What do Organic Valley, Target, REI and Toyota have in common? They are what Freya WIlliams describes as “Green Giants,” companies that have turned sustainability into billion-dollar businesses, and they are not alone. In her 2015 book, Green Giants: How Smart Companies Turn Sustainability into Billion-Dollar Businesses, Williams identified nine Giants - Chipotle, Nike (Flyknit), Unilever, IKEA, GE (Ecoimagination), Tesla, Whole Foods, Toyota (Prius) and Natura - and in her plenary Tuesday morning, she excitedly announced another eight: Target (Made to Matter), REI, Simple Truth, Vestas, Organic Valley, Hain Celestial, Costco (Kirkwood) and Walmart (Sustainability Leaders). These companies are proving the business case for sustainability, making all of our jobs just a little easier. Williams brought a few of them together for a panel discussion on Tuesday afternoon to share the inside scoop on purpose-led brands.
Organic Valley is the new kid on the block, having only tipped into the billion-dollar club in 2015. Sustainability, Research & Grants Manager Jonathan Reinbold shared his excitement about being the first all-organic billion-dollar food company. This is no small feat: With only 2 percent of all U.S. agricultural land certified organic, Organic Valley has to be extremely “efficient at taking that land and turning it out as revenue,” Reinbold said. As a co-op whose stated purpose is to keep farmers prosperous, the company focuses on what is beneficial to its members to accomplish this.
“We are focused on meeting consumer needs outside the cereal bowl,” Reinbold added. “People have different wants different needs and we want to meet them where they are at.”
Organic Valley does this with exceptional mainstream appeal best exemplified in 2015’s hilarious ”Save the Bros” campaign that helped skyrocket Organic Fuel to number one in sports energy drinks. When asked why the campaign worked Reinbold simply stated, “Because it is funny.”
Success due to mainstream appeal and meeting people where they are at was a recurring theme among panelists. Jennifer Silberman, VP of Corporate Social Responsibility at Target, shared that Made to Matter, which launched in 2014, focuses on making natural, organic and sustainable products more accessible to customers. The curated product line is a collection of accessible and affordable solutions that “matter to our guests.” Target asked suppliers to push the envelope and innovate through reduced waste and packaging, closed-loop systems, clean label products, dietary and allergen restrictions and reduced-sugar brands. The challenge led to the creation of over 100 new products - ones that lead with the attributes guests care about and also happen to have a sustainable upside. The approach is working, with Made to Matter experiencing 30 percent growth last year and hitting $1 billion in sales.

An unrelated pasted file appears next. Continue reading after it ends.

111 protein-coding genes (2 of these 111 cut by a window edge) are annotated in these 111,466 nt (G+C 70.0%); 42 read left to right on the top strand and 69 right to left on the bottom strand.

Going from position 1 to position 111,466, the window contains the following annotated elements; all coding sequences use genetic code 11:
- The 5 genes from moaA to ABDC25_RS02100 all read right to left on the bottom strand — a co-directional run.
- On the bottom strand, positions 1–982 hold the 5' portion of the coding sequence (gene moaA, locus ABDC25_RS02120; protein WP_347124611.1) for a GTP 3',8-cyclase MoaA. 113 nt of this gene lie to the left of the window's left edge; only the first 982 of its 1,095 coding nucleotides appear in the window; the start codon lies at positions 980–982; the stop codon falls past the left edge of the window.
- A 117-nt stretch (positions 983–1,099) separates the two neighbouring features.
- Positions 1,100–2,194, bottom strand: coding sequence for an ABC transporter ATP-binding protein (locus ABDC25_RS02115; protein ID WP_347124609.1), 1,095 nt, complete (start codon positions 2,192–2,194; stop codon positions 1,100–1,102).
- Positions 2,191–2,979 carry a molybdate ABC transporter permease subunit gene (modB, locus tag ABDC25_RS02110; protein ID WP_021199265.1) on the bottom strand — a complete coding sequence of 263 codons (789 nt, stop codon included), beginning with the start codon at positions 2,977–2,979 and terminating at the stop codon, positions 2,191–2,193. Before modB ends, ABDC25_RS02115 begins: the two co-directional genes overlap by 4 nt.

REI, meanwhile, won many hearts last fall by suggesting we #OptOutside instead of shopping on Black Friday. With more Americans reporting working over 60 hours a week and yearning for Fridays, REI’s message hit home.
“People don’t organize their life around buying stuff. They organize around value and purpose,” said Vikram Sahney, Divisional VP of Strategy. REI believes that a life spent outdoors is a life well lived and they are supporting our pursuit by partnering with the National Parks to offer an app that has trail maps of many National Parks and surrounding areas that shows users their live position with no cell signal needed.
“We are blessed with great public lands in the US, we are thankful that 100 years ago someone had the foresight to establish National Parks. We are asking ourselves, in 100 years, what will people be thankful that REI did?” If you have thoughts about what the co-op can do, send Sahney an email at [email protected].
Toyota has also partnered with the National Parks. The outstanding success of the Prius has brought with it responsibility. Kevin Butt, Chief Environmental Officer at Toyota, shared, “The Prius is a great vehicle but now that there are 9 million on the road, we also have 9 million batteries that we have to deal with.” The Lamar Buffalo Ranch Project took 208 used Toyota Camry batteries and linked them to solar panels to transition a remote site in Yellowstone National Park from noisy and polluting diesel and propane generators to renewable energy.
Each of these purpose-led brands has found a way to connect with mainstream consumers. They are using innovation to create products (and brands) that appeal to the 66 percent of consumers who aren’t yet “green” but are willing to go there - and in so doing, blazing the trail to a sustainable future.